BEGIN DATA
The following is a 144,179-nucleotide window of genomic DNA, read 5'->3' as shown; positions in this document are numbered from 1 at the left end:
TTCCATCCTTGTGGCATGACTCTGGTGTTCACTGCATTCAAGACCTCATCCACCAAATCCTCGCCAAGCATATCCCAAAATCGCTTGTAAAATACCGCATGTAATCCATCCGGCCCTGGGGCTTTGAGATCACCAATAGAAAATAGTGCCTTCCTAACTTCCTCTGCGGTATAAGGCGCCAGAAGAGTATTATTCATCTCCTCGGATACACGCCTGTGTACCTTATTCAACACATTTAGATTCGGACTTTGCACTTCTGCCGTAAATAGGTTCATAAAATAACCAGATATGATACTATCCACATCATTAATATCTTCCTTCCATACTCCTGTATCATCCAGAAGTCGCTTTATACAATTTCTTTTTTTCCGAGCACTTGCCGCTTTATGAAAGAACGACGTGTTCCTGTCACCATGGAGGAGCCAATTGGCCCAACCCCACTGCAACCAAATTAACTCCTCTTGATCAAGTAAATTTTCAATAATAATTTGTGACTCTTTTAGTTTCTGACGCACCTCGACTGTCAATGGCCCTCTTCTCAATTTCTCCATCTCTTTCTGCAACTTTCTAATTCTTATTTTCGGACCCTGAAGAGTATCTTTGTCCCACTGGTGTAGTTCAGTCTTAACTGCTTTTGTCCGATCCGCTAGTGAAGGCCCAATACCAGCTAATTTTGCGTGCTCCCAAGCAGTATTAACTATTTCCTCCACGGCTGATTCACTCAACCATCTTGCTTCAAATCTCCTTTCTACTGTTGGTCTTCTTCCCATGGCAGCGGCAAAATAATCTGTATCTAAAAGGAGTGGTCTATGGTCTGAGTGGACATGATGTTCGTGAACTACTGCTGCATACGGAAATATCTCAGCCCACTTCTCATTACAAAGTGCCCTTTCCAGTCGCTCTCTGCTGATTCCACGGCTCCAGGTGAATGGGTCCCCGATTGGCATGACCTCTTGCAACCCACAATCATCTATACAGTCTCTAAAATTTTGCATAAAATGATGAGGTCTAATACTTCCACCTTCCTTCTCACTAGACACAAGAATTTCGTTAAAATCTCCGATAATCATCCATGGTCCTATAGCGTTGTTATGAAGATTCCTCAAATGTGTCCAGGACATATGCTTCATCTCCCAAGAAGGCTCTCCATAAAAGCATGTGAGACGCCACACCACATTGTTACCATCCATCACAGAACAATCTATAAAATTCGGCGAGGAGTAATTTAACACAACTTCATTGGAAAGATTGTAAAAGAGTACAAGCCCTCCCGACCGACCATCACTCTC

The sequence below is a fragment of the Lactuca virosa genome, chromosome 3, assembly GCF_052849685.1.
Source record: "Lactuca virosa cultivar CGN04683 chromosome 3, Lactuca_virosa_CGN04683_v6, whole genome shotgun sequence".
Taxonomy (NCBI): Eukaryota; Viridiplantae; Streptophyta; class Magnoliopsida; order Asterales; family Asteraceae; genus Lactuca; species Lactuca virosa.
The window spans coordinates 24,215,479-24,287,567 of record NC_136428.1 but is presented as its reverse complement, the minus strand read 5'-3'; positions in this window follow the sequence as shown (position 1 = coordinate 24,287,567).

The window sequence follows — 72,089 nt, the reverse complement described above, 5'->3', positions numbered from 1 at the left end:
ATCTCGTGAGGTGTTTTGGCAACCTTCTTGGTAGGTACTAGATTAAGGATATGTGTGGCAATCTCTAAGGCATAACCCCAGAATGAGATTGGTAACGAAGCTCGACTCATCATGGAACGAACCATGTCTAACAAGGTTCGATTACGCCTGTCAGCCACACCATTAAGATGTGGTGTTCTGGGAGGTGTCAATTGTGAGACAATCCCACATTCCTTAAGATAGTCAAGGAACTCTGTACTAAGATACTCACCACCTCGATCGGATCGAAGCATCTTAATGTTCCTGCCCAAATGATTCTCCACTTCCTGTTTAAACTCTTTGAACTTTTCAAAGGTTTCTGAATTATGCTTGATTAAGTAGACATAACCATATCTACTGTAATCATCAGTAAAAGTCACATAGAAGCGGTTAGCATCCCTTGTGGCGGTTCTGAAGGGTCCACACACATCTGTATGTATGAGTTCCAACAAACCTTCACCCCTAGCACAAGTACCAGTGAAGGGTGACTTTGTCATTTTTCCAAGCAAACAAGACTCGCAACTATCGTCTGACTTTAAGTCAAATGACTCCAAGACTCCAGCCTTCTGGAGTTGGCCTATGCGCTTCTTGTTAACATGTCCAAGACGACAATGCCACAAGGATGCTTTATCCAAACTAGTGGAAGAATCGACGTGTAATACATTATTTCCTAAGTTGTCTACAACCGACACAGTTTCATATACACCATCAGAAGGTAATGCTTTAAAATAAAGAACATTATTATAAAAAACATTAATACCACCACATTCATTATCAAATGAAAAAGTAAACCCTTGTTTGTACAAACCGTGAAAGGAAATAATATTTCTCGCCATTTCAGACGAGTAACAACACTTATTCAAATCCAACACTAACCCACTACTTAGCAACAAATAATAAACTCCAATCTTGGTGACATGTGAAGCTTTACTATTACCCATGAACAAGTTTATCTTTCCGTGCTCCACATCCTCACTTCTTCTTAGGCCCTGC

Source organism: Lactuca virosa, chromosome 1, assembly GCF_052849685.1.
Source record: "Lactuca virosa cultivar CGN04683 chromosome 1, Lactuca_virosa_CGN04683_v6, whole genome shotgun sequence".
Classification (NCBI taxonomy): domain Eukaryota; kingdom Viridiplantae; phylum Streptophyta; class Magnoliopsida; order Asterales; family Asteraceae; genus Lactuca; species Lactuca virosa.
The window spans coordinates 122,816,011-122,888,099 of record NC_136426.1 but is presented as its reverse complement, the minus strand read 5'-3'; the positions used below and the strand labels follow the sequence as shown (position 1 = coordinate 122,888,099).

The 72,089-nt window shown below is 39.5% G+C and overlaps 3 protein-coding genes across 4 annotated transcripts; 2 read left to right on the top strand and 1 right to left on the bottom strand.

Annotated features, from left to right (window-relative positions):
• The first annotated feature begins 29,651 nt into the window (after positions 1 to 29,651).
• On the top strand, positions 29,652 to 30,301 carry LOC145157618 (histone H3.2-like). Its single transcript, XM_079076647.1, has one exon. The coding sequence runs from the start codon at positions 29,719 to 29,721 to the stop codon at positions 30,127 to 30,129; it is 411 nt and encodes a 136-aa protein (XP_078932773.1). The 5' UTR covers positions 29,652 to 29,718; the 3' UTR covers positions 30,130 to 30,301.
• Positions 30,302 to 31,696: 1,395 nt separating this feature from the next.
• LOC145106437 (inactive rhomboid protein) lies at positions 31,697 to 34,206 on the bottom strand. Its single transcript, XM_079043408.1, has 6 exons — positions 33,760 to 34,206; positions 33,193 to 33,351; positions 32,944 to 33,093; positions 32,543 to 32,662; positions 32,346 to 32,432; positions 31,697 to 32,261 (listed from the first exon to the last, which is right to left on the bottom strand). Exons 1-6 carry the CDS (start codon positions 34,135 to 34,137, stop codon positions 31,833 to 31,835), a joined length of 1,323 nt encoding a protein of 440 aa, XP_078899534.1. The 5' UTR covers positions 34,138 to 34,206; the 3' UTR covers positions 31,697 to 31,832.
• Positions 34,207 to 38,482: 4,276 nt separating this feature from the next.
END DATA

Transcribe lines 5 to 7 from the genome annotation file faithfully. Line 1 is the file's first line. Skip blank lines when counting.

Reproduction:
Taxonomy (NCBI): Eukaryota; Viridiplantae; Streptophyta; class Magnoliopsida; order Asterales; family Asteraceae; genus Lactuca; species Lactuca virosa.
The window spans coordinates 24,215,479-24,287,567 of record NC_136428.1 but is presented as its reverse complement, the minus strand read 5'-3'; positions in this window follow the sequence as shown (position 1 = coordinate 24,287,567).

The window sequence follows — 72,089 nt, the reverse complement described above, 5'->3', positions numbered from 1 at the left end: